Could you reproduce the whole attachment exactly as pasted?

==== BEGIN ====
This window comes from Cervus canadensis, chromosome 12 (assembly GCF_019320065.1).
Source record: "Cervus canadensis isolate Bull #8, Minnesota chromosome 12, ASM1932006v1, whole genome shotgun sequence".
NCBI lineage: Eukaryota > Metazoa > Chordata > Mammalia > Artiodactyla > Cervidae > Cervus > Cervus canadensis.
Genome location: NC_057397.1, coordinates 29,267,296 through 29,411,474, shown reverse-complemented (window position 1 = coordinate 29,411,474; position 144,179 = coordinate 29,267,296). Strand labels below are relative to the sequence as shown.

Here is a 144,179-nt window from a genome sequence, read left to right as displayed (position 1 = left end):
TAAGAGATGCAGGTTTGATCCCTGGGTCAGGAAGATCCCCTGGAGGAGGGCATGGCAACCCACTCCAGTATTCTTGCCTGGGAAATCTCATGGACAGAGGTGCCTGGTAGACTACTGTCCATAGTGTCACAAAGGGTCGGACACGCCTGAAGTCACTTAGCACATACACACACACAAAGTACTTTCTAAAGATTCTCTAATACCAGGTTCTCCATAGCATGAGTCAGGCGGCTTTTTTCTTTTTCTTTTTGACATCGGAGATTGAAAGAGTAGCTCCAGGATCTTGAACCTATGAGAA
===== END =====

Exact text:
This window comes from Cervus canadensis, chromosome 12 (assembly GCF_019320065.1).
Source record: "Cervus canadensis isolate Bull #8, Minnesota chromosome 12, ASM1932006v1, whole genome shotgun sequence".
NCBI lineage: Eukaryota > Metazoa > Chordata > Mammalia > Artiodactyla > Cervidae > Cervus > Cervus canadensis.
Genome location: NC_057397.1, coordinates 29,267,296 through 29,411,474, shown reverse-complemented (window position 1 = coordinate 29,411,474; position 144,179 = coordinate 29,267,296). Strand labels below are relative to the sequence as shown.

Here is a 144,179-nt window from a genome sequence, read left to right as displayed (position 1 = left end):
TAAGAGATGCAGGTTTGATCCCTGGGTCAGGAAGATCCCCTGGAGGAGGGCATGGCAACCCACTCCAGTATTCTTGCCTGGGAAATCTCATGGACAGAGGTGCCTGGTAGACTACTGTCCATAGTGTCACAAAGGGTCGGACACGCCTGAAGTCACTTAGCACATACACACACACAAAGTACTTTCTAAAGATTCTCTAATACCAGGTTCTCCATAGCATGAGTCAGGCGGCTTTTTTCTTTTTCTTTTTGACATCGGAGATTGAAAGAGTAGCTCCAGGATCTTGAACCTATGAGAA